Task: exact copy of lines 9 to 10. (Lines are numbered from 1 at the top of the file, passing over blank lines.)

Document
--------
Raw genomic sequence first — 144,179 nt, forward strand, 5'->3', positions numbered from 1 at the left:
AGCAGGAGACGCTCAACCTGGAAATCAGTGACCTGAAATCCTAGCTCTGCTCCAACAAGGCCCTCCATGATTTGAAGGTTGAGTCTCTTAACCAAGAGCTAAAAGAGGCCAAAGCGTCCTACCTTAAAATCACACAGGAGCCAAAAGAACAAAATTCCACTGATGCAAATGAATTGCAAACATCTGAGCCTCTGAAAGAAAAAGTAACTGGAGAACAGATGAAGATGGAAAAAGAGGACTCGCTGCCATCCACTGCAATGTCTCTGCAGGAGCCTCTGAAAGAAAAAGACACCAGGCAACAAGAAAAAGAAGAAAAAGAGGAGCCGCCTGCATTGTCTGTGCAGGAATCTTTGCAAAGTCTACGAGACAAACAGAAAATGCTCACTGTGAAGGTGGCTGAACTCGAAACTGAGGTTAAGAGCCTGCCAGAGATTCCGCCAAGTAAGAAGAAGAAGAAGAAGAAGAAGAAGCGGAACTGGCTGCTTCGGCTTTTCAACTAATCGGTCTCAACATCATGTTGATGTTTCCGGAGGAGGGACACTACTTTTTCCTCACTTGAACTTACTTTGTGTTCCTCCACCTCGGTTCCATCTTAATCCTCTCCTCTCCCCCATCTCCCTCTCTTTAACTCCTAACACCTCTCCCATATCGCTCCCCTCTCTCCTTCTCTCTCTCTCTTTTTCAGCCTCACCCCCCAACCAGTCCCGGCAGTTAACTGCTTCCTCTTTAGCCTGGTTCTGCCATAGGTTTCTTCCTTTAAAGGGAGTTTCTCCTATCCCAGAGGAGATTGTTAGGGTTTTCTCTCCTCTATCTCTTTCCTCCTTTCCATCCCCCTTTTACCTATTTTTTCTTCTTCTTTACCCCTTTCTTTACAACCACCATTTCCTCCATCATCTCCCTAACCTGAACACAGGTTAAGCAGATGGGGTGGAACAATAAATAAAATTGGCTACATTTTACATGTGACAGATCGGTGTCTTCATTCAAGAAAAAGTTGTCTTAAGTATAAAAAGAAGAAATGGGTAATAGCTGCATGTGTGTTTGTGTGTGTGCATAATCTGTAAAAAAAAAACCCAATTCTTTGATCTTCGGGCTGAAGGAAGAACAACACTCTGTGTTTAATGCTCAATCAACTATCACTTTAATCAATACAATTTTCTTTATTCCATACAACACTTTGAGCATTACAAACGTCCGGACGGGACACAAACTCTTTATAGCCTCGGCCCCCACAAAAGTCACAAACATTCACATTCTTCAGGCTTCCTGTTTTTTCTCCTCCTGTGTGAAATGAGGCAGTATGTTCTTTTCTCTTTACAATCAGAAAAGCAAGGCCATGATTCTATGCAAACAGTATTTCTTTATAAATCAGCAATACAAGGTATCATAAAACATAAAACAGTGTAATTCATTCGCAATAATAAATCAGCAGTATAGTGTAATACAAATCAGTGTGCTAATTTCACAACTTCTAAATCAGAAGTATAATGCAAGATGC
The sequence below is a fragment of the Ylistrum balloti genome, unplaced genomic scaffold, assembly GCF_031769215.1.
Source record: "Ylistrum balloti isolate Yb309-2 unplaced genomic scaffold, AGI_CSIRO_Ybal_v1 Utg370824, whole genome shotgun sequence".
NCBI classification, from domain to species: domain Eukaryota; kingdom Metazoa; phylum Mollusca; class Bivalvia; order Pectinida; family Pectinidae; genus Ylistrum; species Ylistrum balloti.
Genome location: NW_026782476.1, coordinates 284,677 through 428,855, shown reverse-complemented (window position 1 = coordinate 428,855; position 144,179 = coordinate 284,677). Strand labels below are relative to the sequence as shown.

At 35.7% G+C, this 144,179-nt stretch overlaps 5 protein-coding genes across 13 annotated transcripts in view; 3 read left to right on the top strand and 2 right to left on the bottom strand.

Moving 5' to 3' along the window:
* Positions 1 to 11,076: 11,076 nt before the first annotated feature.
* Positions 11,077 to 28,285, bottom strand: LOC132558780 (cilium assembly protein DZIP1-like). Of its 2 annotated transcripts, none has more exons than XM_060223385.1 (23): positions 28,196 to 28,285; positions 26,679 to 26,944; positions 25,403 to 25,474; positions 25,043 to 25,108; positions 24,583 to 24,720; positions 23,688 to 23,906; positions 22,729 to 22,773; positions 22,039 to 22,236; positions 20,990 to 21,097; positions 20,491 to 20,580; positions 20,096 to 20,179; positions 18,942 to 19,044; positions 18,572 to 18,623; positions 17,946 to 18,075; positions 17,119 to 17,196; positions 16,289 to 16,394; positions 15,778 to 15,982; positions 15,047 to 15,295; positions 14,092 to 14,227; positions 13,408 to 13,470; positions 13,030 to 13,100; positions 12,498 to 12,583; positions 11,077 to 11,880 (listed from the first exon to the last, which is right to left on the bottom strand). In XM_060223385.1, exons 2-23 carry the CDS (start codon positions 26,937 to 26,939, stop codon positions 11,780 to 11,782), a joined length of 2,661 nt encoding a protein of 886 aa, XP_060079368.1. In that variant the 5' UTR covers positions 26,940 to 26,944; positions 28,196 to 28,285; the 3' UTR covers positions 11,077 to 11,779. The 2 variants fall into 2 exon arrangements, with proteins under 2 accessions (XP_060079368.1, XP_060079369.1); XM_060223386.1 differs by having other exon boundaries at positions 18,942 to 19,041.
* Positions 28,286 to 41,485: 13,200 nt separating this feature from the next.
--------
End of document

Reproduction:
* Positions 1 to 11,076: 11,076 nt before the first annotated feature.
* Positions 11,077 to 28,285, bottom strand: LOC132558780 (cilium assembly protein DZIP1-like). Of its 2 annotated transcripts, none has more exons than XM_060223385.1 (23): positions 28,196 to 28,285; positions 26,679 to 26,944; positions 25,403 to 25,474; positions 25,043 to 25,108; positions 24,583 to 24,720; positions 23,688 to 23,906; positions 22,729 to 22,773; positions 22,039 to 22,236; positions 20,990 to 21,097; positions 20,491 to 20,580; positions 20,096 to 20,179; positions 18,942 to 19,044; positions 18,572 to 18,623; positions 17,946 to 18,075; positions 17,119 to 17,196; positions 16,289 to 16,394; positions 15,778 to 15,982; positions 15,047 to 15,295; positions 14,092 to 14,227; positions 13,408 to 13,470; positions 13,030 to 13,100; positions 12,498 to 12,583; positions 11,077 to 11,880 (listed from the first exon to the last, which is right to left on the bottom strand). In XM_060223385.1, exons 2-23 carry the CDS (start codon positions 26,937 to 26,939, stop codon positions 11,780 to 11,782), a joined length of 2,661 nt encoding a protein of 886 aa, XP_060079368.1. In that variant the 5' UTR covers positions 26,940 to 26,944; positions 28,196 to 28,285; the 3' UTR covers positions 11,077 to 11,779. The 2 variants fall into 2 exon arrangements, with proteins under 2 accessions (XP_060079368.1, XP_060079369.1); XM_060223386.1 differs by having other exon boundaries at positions 18,942 to 19,041.